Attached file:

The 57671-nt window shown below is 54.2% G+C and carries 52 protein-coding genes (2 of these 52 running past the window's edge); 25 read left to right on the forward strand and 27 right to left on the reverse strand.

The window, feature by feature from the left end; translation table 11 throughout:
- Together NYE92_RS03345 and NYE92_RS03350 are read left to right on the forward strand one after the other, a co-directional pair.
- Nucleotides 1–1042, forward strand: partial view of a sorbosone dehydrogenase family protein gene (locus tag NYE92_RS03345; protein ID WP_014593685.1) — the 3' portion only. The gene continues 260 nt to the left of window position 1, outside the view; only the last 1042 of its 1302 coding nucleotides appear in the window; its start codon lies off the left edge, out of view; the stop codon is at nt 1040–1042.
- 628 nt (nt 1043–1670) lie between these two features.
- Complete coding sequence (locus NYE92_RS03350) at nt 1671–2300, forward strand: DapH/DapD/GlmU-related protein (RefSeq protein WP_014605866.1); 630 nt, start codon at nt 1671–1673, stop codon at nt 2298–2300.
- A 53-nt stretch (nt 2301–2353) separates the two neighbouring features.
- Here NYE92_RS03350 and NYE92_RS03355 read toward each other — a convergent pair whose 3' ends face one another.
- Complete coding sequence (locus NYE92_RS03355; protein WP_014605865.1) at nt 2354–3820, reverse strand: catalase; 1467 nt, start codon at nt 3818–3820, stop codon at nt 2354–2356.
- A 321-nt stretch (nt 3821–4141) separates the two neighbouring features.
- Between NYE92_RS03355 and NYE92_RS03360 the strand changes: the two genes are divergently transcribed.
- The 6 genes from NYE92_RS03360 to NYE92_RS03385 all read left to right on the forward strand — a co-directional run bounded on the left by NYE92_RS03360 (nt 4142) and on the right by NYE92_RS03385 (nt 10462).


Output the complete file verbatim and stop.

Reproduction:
The 57671-nt window shown below is 54.2% G+C and carries 52 protein-coding genes (2 of these 52 running past the window's edge); 25 read left to right on the forward strand and 27 right to left on the reverse strand.

The window, feature by feature from the left end; translation table 11 throughout:
- Together NYE92_RS03345 and NYE92_RS03350 are read left to right on the forward strand one after the other, a co-directional pair.
- Nucleotides 1–1042, forward strand: partial view of a sorbosone dehydrogenase family protein gene (locus tag NYE92_RS03345; protein ID WP_014593685.1) — the 3' portion only. The gene continues 260 nt to the left of window position 1, outside the view; only the last 1042 of its 1302 coding nucleotides appear in the window; its start codon lies off the left edge, out of view; the stop codon is at nt 1040–1042.
- 628 nt (nt 1043–1670) lie between these two features.
- Complete coding sequence (locus NYE92_RS03350) at nt 1671–2300, forward strand: DapH/DapD/GlmU-related protein (RefSeq protein WP_014605866.1); 630 nt, start codon at nt 1671–1673, stop codon at nt 2298–2300.
- A 53-nt stretch (nt 2301–2353) separates the two neighbouring features.
- Here NYE92_RS03350 and NYE92_RS03355 read toward each other — a convergent pair whose 3' ends face one another.
- Complete coding sequence (locus NYE92_RS03355; protein WP_014605865.1) at nt 2354–3820, reverse strand: catalase; 1467 nt, start codon at nt 3818–3820, stop codon at nt 2354–2356.
- A 321-nt stretch (nt 3821–4141) separates the two neighbouring features.
- Between NYE92_RS03355 and NYE92_RS03360 the strand changes: the two genes are divergently transcribed.
- The 6 genes from NYE92_RS03360 to NYE92_RS03385 all read left to right on the forward strand — a co-directional run bounded on the left by NYE92_RS03360 (nt 4142) and on the right by NYE92_RS03385 (nt 10462).